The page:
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U.S. Department of Justice
Office of Justice Programs
Office for Victims of Crime
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Establishing Victim Services Within a Law Enforcement Agency: The Austin Experience, March 2001

About This Bulletin

Law enforcement sees more victims of crime than any other component of the criminal justice system. Most victim assistance is provided through prosecutors’ offices, but only 21 percent of major crimes get to the prosecutor’s office. This means that about 80 percent of crime victims may not have victim assistance available to them unless a victim assistance specialist or unit exists within the law enforcement agency.

The new OVC handbook titled First Response to Victims of Crime states that “how law enforcement first responds to victims is critical in determining how victims cope, first with the immediate crisis and, later, with their recovery from the crime.” This response often influences the victim’s participation in the investigation and prosecution of the crime as well as the victim’s likelihood of reporting any future crimes.

Recognizing this critical role, law enforcement leaders are integrating victimization issues into their training for line officers and incorporating a strong victim assistance component into their agencies. Using the Austin experience, this bulletin describes the benefits to both victims and law enforcement for having victim assistance staff incorporated within law enforcement. Relevant to both police and sheriff’s departments, this bulletin uses an actual case handled by the Austin (Texas) Police Department to illustrate how victim assistance staff function on the law enforcement team. It also recounts how Austin went about establishing and funding its first full-time victim assistance coordinator position, and how victim services grew from a one-person operation to its present four-unit Victim Services Division.

OVC recognizes that the majority of law enforcement agencies are much smaller than Austin’s police department. We also recognize that most law enforcement agencies cannot financially support nor do they need a victim assistance division the size of Austin’s. However, we feel that the information in this bulletin will be helpful to law enforcement agencies, regardless of size, that are interested in establishing a victim assistance component within their agencies as a way to improve their responses to victims.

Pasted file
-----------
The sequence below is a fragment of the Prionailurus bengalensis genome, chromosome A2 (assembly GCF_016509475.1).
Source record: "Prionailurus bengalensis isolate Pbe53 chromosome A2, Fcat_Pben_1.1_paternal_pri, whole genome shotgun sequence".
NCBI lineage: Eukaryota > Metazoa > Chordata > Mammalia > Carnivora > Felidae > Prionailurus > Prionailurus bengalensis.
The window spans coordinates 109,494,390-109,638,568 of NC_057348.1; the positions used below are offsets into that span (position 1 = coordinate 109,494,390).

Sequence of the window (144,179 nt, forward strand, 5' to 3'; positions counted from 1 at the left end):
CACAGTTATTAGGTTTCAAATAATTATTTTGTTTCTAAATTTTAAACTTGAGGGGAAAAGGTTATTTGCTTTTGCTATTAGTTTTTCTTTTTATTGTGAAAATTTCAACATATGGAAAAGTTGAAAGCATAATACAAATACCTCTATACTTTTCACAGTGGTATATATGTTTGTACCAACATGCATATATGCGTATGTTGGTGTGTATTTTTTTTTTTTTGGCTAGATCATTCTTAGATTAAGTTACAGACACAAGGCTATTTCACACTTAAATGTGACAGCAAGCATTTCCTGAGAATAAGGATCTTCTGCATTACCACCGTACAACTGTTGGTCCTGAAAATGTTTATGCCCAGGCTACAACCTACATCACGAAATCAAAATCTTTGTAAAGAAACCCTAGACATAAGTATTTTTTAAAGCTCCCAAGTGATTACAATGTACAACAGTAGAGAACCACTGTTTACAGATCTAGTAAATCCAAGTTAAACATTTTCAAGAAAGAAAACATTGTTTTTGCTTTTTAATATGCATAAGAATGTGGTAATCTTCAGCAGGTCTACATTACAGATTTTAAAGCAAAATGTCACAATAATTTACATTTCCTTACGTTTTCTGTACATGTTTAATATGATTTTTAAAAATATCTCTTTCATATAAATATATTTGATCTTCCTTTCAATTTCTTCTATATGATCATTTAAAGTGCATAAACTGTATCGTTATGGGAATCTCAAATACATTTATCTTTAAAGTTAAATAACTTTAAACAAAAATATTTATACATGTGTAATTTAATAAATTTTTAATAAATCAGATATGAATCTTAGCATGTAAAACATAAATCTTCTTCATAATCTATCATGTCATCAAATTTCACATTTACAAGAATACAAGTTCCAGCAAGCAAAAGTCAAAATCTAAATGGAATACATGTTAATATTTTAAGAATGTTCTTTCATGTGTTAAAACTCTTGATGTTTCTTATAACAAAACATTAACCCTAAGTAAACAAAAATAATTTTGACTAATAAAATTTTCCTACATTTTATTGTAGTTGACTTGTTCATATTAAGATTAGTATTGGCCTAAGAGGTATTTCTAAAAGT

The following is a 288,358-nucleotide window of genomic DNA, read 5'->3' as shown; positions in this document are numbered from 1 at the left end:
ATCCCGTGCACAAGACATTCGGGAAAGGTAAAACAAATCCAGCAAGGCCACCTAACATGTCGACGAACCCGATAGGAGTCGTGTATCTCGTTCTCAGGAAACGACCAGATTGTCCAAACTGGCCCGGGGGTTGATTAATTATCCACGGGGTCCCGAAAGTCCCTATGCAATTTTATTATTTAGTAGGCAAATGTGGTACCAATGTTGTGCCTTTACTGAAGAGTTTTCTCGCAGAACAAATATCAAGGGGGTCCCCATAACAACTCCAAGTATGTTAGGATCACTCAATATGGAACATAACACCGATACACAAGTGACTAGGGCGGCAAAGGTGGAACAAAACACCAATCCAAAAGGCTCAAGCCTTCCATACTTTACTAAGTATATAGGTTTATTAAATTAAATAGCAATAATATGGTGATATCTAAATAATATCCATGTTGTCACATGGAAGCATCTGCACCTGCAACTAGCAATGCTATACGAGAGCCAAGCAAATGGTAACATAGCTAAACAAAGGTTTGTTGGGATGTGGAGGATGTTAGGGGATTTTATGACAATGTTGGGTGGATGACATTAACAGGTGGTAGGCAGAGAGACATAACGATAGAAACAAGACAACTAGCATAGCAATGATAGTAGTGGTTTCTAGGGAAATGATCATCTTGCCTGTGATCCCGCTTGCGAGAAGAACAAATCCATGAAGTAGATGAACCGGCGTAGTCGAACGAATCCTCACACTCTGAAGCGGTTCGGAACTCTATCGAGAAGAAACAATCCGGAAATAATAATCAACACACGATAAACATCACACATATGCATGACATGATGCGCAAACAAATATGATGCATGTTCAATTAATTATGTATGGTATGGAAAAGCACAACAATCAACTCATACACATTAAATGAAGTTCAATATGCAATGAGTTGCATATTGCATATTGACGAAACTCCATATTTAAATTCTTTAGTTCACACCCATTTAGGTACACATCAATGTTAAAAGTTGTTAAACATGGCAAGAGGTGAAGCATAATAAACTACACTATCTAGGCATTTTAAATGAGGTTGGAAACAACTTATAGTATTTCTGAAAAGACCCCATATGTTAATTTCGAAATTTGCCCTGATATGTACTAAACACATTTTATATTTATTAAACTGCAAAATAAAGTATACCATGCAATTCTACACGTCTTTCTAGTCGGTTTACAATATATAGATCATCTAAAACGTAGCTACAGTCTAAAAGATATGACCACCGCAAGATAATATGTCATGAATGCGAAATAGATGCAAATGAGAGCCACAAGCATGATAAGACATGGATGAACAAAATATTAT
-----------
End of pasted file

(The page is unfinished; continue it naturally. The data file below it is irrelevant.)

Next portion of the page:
Establishing Victim Services Within a Law Enforcement Agency: The Austin Experience
by Susan G. Parker


Victim Services Division

Initial Considerations

Implementing a Victim Services Program



For Further Information

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About the Author

Currently a freelance journalist, Susan Parker has reported on violent crime, police misconduct, legal trends, and high-profile court cases and developed feature stories examining how crime and violence affect people’s lives. Her articles on the conflict in Guatemala were published in Time Magazine and The San Francisco Chronicle, including a feature on an innovative program to help children cope with the trauma of war.

Preparation of this document was supported by the Office for Victims of Crime, Office of Justice Programs, U.S. Department of Justice. The opinions, findings, conclusions, and recommendations expressed in this document are those of the author and do not necessarily represent the official position or policies of the U.S. Department of Justice.

The Office for Victims of Crime is a component of the Office of Justice Programs, which also includes the Bureau of Justice Assistance, the Bureau of Justice Statistics, the National Institute of Justice, and the Office of Juvenile Justice and Delinquency Prevention.

March 2001

NCJ 185334

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